The incidence of diabetes insipidus in the neurosurgical patients ranges from 6.7% in post-craniotomy, 4% after aneurysmal surgery, and 2% after traumatic brain injury. The diagnosis of diabetes incipidus can be clenched by urine osmolality <200 mosm/L, urine specific gravity (USG) <1.005, UOP>2.5 ml/kg/h, normal/high serum osmolality, and urine/plasma osmolality ratio <1. It is important to rule out polyuria due to fluid diuresis, or osmotic diuresis secondary to glycosuria or mannitol administration. Low urine specific gravity with low urine osmolality rule out osmotic diuresis.

Idiopathic diabetes insipidus accounts for the majority of cases of central DI [4-6]. However, primary and secondary tumors with involvement of the pituitary or hypothalamic area, infiltrative disease [7], (e.g. histiocyosis or sarcoidosis), neurosurgery, and trauma account for the rest causes of CDI.

In children the most common secondary causes of CDI were craniopharyngeom (25.2%) [8], infiltrative disease in 38% and idiopathic in 52% of cases [6]. Diabetes insipidus can become apparent for the first time in pregnancy as a results of catabolism of the ADH by the enzyme vasopressinases secreted by the placenta [9,10]. This type of DI is usually transient and resolved soon after delivery.

Neurosurgical procedures and trauma to the hypothalamus and posterior pituitary may result in CDI in (10-20% to 60-80%) depending on the underlying type of the neurosurgical procedure [11-15]. Lower rate of CDI has been reported with minimally invasive endoscopic neurosurgical pituitary procedures (2.7-13.6%), [16]. High serum sodium (>145 mEq/l) in the first five days postoperatively had a high predictive value for permanent DI.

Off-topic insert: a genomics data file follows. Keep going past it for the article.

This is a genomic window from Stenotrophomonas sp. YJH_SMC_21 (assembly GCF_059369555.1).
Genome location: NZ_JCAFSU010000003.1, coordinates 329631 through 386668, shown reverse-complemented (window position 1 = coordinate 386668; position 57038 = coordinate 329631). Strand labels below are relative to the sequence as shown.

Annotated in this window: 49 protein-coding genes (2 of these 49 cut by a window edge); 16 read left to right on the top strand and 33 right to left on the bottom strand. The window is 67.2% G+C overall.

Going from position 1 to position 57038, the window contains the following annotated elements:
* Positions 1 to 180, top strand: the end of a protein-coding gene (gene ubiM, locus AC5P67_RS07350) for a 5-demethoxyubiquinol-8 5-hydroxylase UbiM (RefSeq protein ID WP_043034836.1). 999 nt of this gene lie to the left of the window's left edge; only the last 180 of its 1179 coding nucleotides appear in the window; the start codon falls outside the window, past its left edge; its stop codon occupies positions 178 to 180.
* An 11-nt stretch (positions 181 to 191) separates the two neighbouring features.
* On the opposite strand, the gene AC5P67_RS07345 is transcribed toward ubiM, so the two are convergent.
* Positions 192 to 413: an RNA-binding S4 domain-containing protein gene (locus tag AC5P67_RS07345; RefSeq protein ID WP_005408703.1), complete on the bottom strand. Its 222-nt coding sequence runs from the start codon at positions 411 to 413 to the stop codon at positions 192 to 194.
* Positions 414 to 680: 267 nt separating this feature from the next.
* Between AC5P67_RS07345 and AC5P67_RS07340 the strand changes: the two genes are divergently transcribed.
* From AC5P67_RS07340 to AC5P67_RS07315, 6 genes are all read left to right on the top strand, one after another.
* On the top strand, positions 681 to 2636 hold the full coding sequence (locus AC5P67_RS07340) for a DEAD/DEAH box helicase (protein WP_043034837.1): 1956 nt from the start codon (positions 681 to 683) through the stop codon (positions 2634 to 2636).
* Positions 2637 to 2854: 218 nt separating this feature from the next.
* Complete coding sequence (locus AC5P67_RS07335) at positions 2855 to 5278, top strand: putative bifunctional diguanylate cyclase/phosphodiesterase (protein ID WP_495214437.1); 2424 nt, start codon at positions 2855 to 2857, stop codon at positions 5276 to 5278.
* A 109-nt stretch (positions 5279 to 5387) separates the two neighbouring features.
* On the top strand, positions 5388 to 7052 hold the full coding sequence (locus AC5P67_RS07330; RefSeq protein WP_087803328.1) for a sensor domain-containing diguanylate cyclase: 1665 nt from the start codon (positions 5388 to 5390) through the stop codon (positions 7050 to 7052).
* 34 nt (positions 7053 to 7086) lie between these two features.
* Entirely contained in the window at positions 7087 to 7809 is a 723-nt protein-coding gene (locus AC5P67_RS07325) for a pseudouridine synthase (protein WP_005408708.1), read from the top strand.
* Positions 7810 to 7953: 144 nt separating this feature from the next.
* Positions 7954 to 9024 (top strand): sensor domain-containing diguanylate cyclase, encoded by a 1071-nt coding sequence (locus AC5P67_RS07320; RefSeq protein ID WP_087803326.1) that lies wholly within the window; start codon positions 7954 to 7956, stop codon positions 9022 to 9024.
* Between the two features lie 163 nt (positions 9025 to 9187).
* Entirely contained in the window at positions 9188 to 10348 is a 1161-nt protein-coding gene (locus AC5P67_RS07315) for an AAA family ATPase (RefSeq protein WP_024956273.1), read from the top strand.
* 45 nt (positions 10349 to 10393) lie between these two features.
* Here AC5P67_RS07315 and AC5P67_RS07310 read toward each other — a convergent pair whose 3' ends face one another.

The course of postoperative CDI can be transient, permanent, or triphasic. The triphasic pattern occurs in 3.4% of patients who undergo trans-sphenoidal surgery, and only the first 2 phases occur in 1.1% of patients [17]. In the triphasic pattern, the patient goes into CDI, followed by a second oliguric phase of SIADH, and then the third phase of permanent CDI [18,19].

The case presented here developed permanent CDI. Attempts to decrease the dose of dDAVP resulted in polyuria with low USG and urine osmolality and high serum sodium. In a study of 1571 patients with pituitary adenomas who underwent trans-sphenoidal surgery only 0.9% were still receiving ADH or had polyuria [17]. Degeneration of hypothalamic ADH secreting neuronal cell bodies is the underlying cause of the third phase of permanent CDI which occurs within 2 weeks of the surgery [20].